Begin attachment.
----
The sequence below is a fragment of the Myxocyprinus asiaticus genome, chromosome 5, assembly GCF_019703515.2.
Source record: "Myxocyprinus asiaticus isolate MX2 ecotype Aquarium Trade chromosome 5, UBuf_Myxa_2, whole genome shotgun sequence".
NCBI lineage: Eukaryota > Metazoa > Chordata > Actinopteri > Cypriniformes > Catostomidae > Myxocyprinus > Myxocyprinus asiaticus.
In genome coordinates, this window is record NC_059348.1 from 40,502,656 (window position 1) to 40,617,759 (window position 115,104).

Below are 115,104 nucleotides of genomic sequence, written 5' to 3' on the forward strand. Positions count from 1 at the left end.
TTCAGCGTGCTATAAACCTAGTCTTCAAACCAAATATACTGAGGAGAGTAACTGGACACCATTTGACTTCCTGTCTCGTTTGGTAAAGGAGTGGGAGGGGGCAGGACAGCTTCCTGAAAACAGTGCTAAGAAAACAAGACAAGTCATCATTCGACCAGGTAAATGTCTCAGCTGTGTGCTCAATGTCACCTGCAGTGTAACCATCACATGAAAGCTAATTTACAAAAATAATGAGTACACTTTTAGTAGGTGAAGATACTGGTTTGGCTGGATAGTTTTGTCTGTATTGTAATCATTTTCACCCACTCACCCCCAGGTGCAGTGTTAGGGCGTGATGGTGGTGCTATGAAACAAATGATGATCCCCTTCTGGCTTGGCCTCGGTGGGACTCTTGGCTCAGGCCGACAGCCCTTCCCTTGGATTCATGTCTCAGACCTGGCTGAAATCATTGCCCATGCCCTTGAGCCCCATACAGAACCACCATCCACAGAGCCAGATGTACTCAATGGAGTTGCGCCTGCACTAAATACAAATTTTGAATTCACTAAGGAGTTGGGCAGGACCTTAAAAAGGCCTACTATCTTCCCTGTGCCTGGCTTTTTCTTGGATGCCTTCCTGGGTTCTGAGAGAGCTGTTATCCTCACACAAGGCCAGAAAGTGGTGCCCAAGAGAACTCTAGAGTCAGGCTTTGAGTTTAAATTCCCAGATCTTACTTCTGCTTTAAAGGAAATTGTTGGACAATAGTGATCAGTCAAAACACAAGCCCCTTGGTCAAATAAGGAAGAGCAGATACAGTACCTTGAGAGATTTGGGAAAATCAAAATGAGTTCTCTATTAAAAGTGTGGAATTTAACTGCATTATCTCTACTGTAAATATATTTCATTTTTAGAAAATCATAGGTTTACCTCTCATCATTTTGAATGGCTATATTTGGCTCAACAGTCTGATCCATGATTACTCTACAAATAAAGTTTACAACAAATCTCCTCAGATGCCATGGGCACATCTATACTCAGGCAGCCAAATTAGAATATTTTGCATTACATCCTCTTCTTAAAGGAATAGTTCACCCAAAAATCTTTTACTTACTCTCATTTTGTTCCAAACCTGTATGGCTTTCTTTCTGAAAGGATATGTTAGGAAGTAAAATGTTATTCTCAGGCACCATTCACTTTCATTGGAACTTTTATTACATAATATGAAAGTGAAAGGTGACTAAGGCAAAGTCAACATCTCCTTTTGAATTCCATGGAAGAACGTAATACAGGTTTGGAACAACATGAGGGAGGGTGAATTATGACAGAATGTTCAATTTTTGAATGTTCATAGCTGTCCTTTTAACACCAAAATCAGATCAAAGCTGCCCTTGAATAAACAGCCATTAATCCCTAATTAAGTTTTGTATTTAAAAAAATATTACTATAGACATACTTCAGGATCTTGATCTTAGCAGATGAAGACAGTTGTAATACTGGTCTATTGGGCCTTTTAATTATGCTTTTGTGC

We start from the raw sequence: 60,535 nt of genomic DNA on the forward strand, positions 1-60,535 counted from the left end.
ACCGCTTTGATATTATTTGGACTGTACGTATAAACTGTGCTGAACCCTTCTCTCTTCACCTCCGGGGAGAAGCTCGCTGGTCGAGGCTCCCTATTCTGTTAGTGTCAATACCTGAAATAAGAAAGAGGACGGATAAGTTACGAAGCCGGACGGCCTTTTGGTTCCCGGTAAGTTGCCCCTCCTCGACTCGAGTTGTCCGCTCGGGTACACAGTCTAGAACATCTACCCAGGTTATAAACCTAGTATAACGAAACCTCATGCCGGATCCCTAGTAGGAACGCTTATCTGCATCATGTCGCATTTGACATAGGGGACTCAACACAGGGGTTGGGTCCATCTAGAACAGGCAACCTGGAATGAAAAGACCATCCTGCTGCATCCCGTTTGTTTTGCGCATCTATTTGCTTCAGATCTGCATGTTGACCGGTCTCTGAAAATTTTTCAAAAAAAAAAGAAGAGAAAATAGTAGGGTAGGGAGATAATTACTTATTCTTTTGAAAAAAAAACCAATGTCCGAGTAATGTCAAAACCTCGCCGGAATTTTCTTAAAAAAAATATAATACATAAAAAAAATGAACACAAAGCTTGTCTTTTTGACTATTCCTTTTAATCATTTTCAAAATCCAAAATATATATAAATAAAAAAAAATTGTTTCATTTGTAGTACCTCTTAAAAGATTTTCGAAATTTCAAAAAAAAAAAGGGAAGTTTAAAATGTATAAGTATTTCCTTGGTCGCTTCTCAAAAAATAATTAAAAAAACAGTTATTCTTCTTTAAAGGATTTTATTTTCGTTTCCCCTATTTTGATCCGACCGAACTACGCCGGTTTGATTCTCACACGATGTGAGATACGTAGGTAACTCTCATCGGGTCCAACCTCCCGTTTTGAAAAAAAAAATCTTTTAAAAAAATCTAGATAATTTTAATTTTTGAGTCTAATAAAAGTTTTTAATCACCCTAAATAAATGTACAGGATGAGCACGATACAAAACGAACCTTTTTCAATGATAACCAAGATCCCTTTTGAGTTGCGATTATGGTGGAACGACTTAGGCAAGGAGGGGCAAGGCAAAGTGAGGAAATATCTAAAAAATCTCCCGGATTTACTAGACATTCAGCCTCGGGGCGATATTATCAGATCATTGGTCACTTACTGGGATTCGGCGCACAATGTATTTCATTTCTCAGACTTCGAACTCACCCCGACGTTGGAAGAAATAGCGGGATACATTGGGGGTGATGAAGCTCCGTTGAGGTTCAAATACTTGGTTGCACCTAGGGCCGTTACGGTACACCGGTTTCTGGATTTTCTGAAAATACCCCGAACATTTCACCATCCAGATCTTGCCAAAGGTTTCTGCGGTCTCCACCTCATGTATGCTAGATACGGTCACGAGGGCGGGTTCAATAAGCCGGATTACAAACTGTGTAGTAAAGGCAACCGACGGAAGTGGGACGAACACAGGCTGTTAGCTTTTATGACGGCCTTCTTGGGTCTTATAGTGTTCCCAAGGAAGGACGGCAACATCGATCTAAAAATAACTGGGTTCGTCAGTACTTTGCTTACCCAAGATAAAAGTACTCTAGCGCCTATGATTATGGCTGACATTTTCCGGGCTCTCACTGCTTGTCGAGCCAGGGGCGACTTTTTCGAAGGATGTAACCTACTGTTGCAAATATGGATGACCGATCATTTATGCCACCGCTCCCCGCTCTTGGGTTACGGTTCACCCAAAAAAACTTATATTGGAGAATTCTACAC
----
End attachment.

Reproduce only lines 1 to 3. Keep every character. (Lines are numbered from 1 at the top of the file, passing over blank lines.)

The sequence below is a fragment of the Myxocyprinus asiaticus genome, chromosome 5, assembly GCF_019703515.2.
Source record: "Myxocyprinus asiaticus isolate MX2 ecotype Aquarium Trade chromosome 5, UBuf_Myxa_2, whole genome shotgun sequence".
NCBI lineage: Eukaryota > Metazoa > Chordata > Actinopteri > Cypriniformes > Catostomidae > Myxocyprinus > Myxocyprinus asiaticus.